This is the first book to systematically track postwar changes in family formation in Western Europe and the United States. Cohabitation and motherhood outside of marriage have become more widespread at the same time that women’s social roles are evolving. Women are attaining higher levels of education, marrying at an older age, more frequently working outside the home, and have more reproductive freedom due to new advances in contraception. In this original collection of essays, sociologists and demographers from eight Western European countries and the United States use longitudinal data to compare national variations and explain the connection between the new role of women and family formation in postwar society. The contributors provide a thorough review of the social demographic literature to advance a variety of hypotheses about the relationships between changing women’s education and family formation outcomes, which are empirically examined and compared across countries.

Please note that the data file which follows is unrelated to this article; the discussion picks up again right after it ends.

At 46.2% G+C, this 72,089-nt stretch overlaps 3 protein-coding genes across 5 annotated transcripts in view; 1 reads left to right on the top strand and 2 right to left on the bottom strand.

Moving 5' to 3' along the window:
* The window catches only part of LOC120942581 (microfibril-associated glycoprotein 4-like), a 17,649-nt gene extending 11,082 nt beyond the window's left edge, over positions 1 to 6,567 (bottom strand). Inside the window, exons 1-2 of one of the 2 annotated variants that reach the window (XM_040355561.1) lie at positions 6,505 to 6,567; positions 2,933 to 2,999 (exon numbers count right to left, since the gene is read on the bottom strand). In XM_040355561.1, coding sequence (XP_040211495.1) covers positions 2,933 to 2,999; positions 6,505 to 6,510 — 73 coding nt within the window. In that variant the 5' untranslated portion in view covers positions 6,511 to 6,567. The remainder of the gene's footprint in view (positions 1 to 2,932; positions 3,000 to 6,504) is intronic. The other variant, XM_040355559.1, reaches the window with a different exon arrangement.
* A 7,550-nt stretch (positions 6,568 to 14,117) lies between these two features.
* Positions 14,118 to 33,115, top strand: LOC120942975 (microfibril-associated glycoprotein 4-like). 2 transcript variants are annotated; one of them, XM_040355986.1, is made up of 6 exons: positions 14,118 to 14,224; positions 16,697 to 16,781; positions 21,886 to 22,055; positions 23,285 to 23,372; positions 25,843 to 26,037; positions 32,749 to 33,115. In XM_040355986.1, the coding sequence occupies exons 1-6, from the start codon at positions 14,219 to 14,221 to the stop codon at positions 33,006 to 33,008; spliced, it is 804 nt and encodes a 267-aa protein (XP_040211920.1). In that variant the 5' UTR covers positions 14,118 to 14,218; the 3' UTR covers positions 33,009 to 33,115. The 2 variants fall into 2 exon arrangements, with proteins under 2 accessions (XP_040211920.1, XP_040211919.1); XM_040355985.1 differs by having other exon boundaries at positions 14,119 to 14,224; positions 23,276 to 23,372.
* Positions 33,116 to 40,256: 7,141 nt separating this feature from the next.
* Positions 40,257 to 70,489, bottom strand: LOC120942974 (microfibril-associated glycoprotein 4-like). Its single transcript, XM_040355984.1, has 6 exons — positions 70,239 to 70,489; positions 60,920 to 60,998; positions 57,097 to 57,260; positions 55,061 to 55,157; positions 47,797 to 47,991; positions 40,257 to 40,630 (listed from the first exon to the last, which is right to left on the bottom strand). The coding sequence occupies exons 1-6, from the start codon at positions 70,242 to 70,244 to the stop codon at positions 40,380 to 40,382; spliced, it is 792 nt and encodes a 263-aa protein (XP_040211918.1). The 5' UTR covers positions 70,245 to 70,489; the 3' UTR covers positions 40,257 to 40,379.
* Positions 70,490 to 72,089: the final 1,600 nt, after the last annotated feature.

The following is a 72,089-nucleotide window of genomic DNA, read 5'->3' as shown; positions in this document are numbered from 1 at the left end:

Foreword -- Preface -- Introduction -- Changes in the Process of Family Formation and Women’s Growing Economic Independence: A Comparison of Nine Countries -- Country-Specific Studies on the Trends in Family Formation and the New Role of Women -- Sweden -- West Germany -- France -- The Netherlands -- Great Britain -- United States of America -- Italy -- Spain -- Hungary -- Discussion of Results and Conclusions -- Women’s Education and the Costs and Benefits of Marriage -- The Role of Women’s Economic Independence in Marriage Formation: A Skeptic’s Response to Annemette Sørensen’s Remarks -- How the Other Half Lives -- Education, Work, and Family Patterns of Men: The Case of West Germany